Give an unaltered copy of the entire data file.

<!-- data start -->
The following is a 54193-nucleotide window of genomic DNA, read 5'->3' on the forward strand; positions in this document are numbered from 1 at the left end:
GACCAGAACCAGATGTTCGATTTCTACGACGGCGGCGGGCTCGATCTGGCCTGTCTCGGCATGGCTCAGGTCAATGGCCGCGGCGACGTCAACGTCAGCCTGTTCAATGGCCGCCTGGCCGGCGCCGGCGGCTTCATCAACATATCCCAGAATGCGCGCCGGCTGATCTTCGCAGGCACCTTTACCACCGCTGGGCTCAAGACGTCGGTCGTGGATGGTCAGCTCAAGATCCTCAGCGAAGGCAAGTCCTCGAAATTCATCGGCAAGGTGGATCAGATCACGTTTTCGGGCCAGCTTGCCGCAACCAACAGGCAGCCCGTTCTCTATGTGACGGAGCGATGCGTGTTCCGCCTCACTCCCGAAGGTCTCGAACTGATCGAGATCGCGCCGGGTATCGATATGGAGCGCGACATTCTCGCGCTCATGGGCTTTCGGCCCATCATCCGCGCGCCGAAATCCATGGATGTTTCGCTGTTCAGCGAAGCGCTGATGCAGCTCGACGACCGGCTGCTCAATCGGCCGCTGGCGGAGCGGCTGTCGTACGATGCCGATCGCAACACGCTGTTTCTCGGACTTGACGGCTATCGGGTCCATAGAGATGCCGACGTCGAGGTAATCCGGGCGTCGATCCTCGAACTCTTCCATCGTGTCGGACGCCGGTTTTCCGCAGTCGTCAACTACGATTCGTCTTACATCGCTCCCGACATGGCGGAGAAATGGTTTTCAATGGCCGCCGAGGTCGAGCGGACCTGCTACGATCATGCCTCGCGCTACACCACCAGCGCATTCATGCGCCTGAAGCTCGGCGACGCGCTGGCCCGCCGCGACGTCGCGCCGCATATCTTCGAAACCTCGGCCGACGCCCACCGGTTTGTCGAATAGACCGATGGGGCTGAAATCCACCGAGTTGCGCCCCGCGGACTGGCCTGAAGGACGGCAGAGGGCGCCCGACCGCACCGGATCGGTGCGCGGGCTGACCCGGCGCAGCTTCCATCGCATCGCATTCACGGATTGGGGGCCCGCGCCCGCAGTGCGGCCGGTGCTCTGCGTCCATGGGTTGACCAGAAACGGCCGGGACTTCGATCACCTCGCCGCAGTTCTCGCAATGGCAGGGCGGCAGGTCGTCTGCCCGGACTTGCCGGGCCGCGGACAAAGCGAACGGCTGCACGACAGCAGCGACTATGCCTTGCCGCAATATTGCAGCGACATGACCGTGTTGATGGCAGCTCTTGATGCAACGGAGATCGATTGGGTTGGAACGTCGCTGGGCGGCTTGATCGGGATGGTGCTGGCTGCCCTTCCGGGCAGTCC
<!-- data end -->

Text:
The following is a 54193-nucleotide window of genomic DNA, read 5'->3' on the forward strand; positions in this document are numbered from 1 at the left end:
GACCAGAACCAGATGTTCGATTTCTACGACGGCGGCGGGCTCGATCTGGCCTGTCTCGGCATGGCTCAGGTCAATGGCCGCGGCGACGTCAACGTCAGCCTGTTCAATGGCCGCCTGGCCGGCGCCGGCGGCTTCATCAACATATCCCAGAATGCGCGCCGGCTGATCTTCGCAGGCACCTTTACCACCGCTGGGCTCAAGACGTCGGTCGTGGATGGTCAGCTCAAGATCCTCAGCGAAGGCAAGTCCTCGAAATTCATCGGCAAGGTGGATCAGATCACGTTTTCGGGCCAGCTTGCCGCAACCAACAGGCAGCCCGTTCTCTATGTGACGGAGCGATGCGTGTTCCGCCTCACTCCCGAAGGTCTCGAACTGATCGAGATCGCGCCGGGTATCGATATGGAGCGCGACATTCTCGCGCTCATGGGCTTTCGGCCCATCATCCGCGCGCCGAAATCCATGGATGTTTCGCTGTTCAGCGAAGCGCTGATGCAGCTCGACGACCGGCTGCTCAATCGGCCGCTGGCGGAGCGGCTGTCGTACGATGCCGATCGCAACACGCTGTTTCTCGGACTTGACGGCTATCGGGTCCATAGAGATGCCGACGTCGAGGTAATCCGGGCGTCGATCCTCGAACTCTTCCATCGTGTCGGACGCCGGTTTTCCGCAGTCGTCAACTACGATTCGTCTTACATCGCTCCCGACATGGCGGAGAAATGGTTTTCAATGGCCGCCGAGGTCGAGCGGACCTGCTACGATCATGCCTCGCGCTACACCACCAGCGCATTCATGCGCCTGAAGCTCGGCGACGCGCTGGCCCGCCGCGACGTCGCGCCGCATATCTTCGAAACCTCGGCCGACGCCCACCGGTTTGTCGAATAGACCGATGGGGCTGAAATCCACCGAGTTGCGCCCCGCGGACTGGCCTGAAGGACGGCAGAGGGCGCCCGACCGCACCGGATCGGTGCGCGGGCTGACCCGGCGCAGCTTCCATCGCATCGCATTCACGGATTGGGGGCCCGCGCCCGCAGTGCGGCCGGTGCTCTGCGTCCATGGGTTGACCAGAAACGGCCGGGACTTCGATCACCTCGCCGCAGTTCTCGCAATGGCAGGGCGGCAGGTCGTCTGCCCGGACTTGCCGGGCCGCGGACAAAGCGAACGGCTGCACGACAGCAGCGACTATGCCTTGCCGCAATATTGCAGCGACATGACCGTGTTGATGGCAGCTCTTGATGCAACGGAGATCGATTGGGTTGGAACGTCGCTGGGCGGCTTGATCGGGATGGTGCTGGCTGCCCTTCCGGGCAGTCC